SPONSORED: CD Spotlight. Pure Magic - James Brawn's continued Beethoven Odyssey, awaited by Andrew Schartmann.
All sponsored features >>
VIDEO PODCAST: John Dante Prevedini leads a discussion about Youth Involvement in Classical Music - this specially extended illustrated feature includes contributions from Christopher Morley, Gerald Fenech, Halida Dinova, Patricia Spencer and Roderic Dunnett.
The Iceland Symphony Orchestra's first visit to Nottingham, about six weeks before the first Covid lockdown in 2020, was a particularly memorable occasion. So there were high expectations for their return - with Chief Conductor Eva Ollikainen, this time - which were more than justified.
As before, they included a piece by their composer in residence, Anna Thorvaldsdóttir. In Metacosmos, her orchestral imagination is at full stretch, as she explores ideas of order and chaos. It opens with a sustained dark rumbling on low strings and percussion, before a sharp attack releases further strands on strings and woodwind, with the woodwind adding unpitched breathy sounds. In her pre-concert interview with broadcaster Katy Hamilton, Thorvaldsdóttir mentioned her work being built up in layers, and that was certainly clear in this performance, with tissues of criss-crossing lines against slowly revolving backdrops. Rhythmic percussion writing in the central passage menacingly suggested the composer's image of falling into a black hole. As it suddenly all started to clear, there was a moving sense of growing serenity, as the string lines rose ever higher, with leader Sigrún Eðvaldsdóttir's final note suspended over 'airy' sounds from the double basses. After the composer appeared on stage, and thanked the conductor and orchestra, the surge in the applause as she turned to the audience to take her bow was genuinely heartening.
Stephen Hough joined the orchestra for Beethoven's Piano Concerto No 3. Following the crisply-played orchestral introduction, his first entry had a declamatory truculence, melting into the more lyrical passages, conveying a vivid sense of Beethoven's emotional complexity. With the cadenza came an irresistible image of pianist and composer jointly wrestling with the music's implications, suggesting a Beethoven frustrated by some intractable material. But then Hough turned the corner into the lyrical theme, affording a moment's relief, before the orchestra's re-entry for the tense coda.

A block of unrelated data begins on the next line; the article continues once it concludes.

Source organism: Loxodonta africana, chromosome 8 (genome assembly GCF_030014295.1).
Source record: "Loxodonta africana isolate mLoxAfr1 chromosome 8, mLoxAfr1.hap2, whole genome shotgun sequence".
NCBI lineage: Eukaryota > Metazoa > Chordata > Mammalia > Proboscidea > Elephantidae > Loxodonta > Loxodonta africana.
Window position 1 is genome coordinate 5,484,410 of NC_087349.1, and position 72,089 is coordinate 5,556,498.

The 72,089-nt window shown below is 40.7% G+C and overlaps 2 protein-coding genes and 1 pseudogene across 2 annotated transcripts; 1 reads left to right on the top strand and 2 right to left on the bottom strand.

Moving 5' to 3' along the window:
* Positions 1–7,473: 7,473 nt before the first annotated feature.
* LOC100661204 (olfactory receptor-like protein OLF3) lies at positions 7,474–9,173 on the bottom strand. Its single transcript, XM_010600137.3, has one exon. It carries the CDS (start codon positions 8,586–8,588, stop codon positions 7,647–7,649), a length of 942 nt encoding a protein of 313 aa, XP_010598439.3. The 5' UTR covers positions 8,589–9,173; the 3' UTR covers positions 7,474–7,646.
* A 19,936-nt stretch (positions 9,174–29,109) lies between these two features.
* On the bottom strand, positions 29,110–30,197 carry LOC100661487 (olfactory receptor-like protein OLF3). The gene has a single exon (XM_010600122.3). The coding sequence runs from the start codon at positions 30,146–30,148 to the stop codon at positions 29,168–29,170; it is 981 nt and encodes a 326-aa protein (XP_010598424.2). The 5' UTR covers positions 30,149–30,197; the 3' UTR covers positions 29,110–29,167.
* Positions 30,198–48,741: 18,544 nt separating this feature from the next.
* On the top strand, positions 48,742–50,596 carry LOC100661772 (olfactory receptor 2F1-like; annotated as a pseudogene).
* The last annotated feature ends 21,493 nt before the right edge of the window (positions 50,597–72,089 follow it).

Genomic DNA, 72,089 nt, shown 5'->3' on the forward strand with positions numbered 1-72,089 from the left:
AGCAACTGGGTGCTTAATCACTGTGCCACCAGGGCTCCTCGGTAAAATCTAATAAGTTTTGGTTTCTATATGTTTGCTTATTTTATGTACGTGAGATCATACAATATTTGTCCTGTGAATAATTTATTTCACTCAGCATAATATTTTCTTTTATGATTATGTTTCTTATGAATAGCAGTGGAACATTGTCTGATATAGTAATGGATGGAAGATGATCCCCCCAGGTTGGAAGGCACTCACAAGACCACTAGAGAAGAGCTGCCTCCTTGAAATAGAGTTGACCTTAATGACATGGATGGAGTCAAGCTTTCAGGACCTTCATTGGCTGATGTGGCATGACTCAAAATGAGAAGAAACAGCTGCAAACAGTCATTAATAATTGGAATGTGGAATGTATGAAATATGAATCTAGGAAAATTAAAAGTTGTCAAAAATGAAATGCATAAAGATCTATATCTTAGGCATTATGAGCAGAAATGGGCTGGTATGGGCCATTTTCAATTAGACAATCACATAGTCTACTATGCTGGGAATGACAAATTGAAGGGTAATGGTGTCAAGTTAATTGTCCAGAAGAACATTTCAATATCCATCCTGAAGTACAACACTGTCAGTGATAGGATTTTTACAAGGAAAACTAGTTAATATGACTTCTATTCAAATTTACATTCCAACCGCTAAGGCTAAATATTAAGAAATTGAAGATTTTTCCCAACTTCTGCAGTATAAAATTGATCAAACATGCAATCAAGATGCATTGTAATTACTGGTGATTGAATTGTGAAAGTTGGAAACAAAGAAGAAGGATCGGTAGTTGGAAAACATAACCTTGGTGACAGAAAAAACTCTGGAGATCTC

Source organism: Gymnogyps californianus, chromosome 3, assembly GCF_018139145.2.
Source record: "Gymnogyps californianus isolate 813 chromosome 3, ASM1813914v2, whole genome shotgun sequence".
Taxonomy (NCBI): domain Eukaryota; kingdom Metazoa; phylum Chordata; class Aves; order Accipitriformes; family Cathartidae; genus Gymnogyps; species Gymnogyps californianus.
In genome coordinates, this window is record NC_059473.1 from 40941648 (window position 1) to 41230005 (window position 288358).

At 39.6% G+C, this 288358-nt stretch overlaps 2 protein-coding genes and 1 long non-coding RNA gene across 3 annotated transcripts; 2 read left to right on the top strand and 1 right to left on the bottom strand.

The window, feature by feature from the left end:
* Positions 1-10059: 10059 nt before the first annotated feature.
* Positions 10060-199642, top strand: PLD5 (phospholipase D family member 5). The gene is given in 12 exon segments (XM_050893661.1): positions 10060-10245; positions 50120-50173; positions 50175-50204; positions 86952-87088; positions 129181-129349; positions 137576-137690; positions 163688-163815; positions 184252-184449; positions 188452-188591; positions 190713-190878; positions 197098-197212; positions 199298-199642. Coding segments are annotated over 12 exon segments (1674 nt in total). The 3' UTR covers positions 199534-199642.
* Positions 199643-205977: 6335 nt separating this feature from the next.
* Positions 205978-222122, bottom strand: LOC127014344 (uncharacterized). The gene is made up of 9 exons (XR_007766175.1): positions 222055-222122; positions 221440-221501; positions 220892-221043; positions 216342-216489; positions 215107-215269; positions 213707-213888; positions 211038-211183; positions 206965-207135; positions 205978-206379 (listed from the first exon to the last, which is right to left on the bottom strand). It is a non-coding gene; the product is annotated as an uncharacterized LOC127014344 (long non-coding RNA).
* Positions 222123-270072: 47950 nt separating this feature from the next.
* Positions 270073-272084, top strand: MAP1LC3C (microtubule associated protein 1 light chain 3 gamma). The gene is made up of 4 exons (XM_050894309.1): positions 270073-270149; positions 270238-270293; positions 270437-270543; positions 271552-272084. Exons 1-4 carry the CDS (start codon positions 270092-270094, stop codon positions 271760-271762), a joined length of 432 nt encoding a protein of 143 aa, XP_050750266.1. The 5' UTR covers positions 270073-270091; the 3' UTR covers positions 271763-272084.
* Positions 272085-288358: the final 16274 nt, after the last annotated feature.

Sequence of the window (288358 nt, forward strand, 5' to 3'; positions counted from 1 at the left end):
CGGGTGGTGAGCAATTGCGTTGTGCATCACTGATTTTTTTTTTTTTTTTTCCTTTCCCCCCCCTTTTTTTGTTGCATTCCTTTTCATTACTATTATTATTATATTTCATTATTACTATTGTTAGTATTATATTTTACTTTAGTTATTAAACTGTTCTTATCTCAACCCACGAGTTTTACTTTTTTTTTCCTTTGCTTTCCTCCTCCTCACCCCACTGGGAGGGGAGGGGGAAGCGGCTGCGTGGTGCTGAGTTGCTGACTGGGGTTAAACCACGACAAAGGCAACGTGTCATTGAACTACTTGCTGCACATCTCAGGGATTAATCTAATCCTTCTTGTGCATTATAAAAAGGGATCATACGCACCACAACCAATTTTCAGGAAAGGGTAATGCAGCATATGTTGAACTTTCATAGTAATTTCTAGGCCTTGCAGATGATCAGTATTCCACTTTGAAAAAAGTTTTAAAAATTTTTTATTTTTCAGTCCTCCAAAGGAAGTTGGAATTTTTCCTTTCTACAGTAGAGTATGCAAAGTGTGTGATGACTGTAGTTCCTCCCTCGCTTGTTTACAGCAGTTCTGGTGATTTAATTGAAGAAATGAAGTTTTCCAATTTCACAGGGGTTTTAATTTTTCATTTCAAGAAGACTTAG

The piano solo opening to the second movement was unusually sombre, but as Beethoven began spinning his elaborations, Hough made it easy to hear how some of the writing would have had its roots in the composer's celebrated improvisations. There were moments of utter serenity, from soloist and orchestra alike, notably when Hough provided a gentle rippling accompaniment to the bassoon and flute (Antonia Zimmermann and Thomas Hancox) dialogue later.
Beethoven and C minor have often been yoked together in stormy or tragic stereotypes, but there was no trace of either in the bounding performance of the finale, which followed without a break. I even heard suggestions of polka rhythms I'd not been aware of before. There was a genuine moment of suspense before the brief cadenza, but then the fast coda took over, and the energy became even more playful.
Hough's encore, Anton Rubinstein's Melody in F, is the kind of piece that would have been dismissed in the past as 'salon music'. It was played here without a trace of condescension.
It's easy to take Tchaikovsky's Fifth Symphony for granted, but Ollikainen and the orchestra did nothing of the kind. The motto theme at the start was properly sombre, and the quicker tempo stole in unassumingly. With big-hearted, gutsy playing, alongside some eloquent soft moments, orchestra and conductor revealed just how much anger there is in the piece. Tchaikovsky's draft programme may have talked about submitting to fate, but there was nothing submissive about this performance.
Stefán Jón Bernarðsson's horn solo in the second movement had an apt touch of melancholy, meeting a consoling response from principal oboe Julia Hantschel. The motto theme's eruptions later were properly volcanic, emerging seamlessly the first time, the second time snapping balefully into place.
The third movement, one of Tchaikovsky's most gracious waltzes, provided a much-needed emotional breather, with buzzing muted horns and skittering string figures among the telling details, but with the motto theme casting a chill over the final bars.
The major-key version of the theme at the start of the finale felt like a turning-point, but there were still tensions in the air as the quick music took off. Resolution was in sight, but we were not there yet - this was a masterclass in going flat-out while still keeping plenty in reserve. As throughout, balance ensured that busy inner parts came through clearly. The triumphant conclusion was bouyant and euphoric, but at the same time you could hear why Tchaikovsky at one point thought he had overdone it.
This is a world-class orchestra, no question.
Copyright © 2 May 2023